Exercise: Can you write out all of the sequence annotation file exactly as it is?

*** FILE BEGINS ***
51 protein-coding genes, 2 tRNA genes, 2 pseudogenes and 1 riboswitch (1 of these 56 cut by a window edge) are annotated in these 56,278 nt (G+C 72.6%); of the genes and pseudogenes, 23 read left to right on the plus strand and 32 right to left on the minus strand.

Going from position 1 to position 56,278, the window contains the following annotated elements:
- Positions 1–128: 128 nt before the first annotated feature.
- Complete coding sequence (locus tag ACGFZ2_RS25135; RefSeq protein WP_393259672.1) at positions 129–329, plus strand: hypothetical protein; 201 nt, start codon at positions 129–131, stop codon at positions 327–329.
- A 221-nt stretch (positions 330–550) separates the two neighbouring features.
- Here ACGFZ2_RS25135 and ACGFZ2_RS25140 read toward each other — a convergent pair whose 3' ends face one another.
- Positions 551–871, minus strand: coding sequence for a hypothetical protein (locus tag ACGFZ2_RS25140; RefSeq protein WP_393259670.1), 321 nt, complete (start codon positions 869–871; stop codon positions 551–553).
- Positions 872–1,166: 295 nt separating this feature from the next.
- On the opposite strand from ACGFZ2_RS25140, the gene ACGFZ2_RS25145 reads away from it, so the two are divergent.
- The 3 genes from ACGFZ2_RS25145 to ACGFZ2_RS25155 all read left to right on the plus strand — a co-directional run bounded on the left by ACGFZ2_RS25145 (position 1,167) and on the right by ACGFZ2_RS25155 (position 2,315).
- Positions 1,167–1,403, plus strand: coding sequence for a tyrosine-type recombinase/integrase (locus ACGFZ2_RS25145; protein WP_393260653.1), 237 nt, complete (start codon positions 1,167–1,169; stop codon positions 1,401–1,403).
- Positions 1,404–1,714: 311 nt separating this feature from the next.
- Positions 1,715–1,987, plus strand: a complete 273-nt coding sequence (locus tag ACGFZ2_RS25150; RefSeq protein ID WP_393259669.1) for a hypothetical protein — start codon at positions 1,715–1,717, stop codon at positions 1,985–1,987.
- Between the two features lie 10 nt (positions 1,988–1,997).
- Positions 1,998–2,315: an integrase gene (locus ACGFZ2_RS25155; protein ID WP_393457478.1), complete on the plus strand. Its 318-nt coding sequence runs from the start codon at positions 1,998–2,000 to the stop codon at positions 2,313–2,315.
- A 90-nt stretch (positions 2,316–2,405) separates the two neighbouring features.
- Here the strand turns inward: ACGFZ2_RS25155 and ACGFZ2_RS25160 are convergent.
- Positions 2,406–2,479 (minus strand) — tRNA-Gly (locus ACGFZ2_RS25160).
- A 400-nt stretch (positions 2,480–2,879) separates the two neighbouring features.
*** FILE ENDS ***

51 protein-coding genes, 2 tRNA genes, 2 pseudogenes and 1 riboswitch (1 of these 56 cut by a window edge) are annotated in these 56,278 nt (G+C 72.6%); of the genes and pseudogenes, 23 read left to right on the plus strand and 32 right to left on the minus strand.

Going from position 1 to position 56,278, the window contains the following annotated elements:
- Positions 1–128: 128 nt before the first annotated feature.
- Complete coding sequence (locus tag ACGFZ2_RS25135; RefSeq protein WP_393259672.1) at positions 129–329, plus strand: hypothetical protein; 201 nt, start codon at positions 129–131, stop codon at positions 327–329.
- A 221-nt stretch (positions 330–550) separates the two neighbouring features.
- Here ACGFZ2_RS25135 and ACGFZ2_RS25140 read toward each other — a convergent pair whose 3' ends face one another.
- Positions 551–871, minus strand: coding sequence for a hypothetical protein (locus tag ACGFZ2_RS25140; RefSeq protein WP_393259670.1), 321 nt, complete (start codon positions 869–871; stop codon positions 551–553).
- Positions 872–1,166: 295 nt separating this feature from the next.
- On the opposite strand from ACGFZ2_RS25140, the gene ACGFZ2_RS25145 reads away from it, so the two are divergent.
- The 3 genes from ACGFZ2_RS25145 to ACGFZ2_RS25155 all read left to right on the plus strand — a co-directional run bounded on the left by ACGFZ2_RS25145 (position 1,167) and on the right by ACGFZ2_RS25155 (position 2,315).
- Positions 1,167–1,403, plus strand: coding sequence for a tyrosine-type recombinase/integrase (locus ACGFZ2_RS25145; protein WP_393260653.1), 237 nt, complete (start codon positions 1,167–1,169; stop codon positions 1,401–1,403).
- Positions 1,404–1,714: 311 nt separating this feature from the next.
- Positions 1,715–1,987, plus strand: a complete 273-nt coding sequence (locus tag ACGFZ2_RS25150; RefSeq protein ID WP_393259669.1) for a hypothetical protein — start codon at positions 1,715–1,717, stop codon at positions 1,985–1,987.
- Between the two features lie 10 nt (positions 1,988–1,997).
- Positions 1,998–2,315: an integrase gene (locus ACGFZ2_RS25155; protein ID WP_393457478.1), complete on the plus strand. Its 318-nt coding sequence runs from the start codon at positions 1,998–2,000 to the stop codon at positions 2,313–2,315.
- A 90-nt stretch (positions 2,316–2,405) separates the two neighbouring features.
- Here the strand turns inward: ACGFZ2_RS25155 and ACGFZ2_RS25160 are convergent.
- Positions 2,406–2,479 (minus strand) — tRNA-Gly (locus ACGFZ2_RS25160).
- A 400-nt stretch (positions 2,480–2,879) separates the two neighbouring features.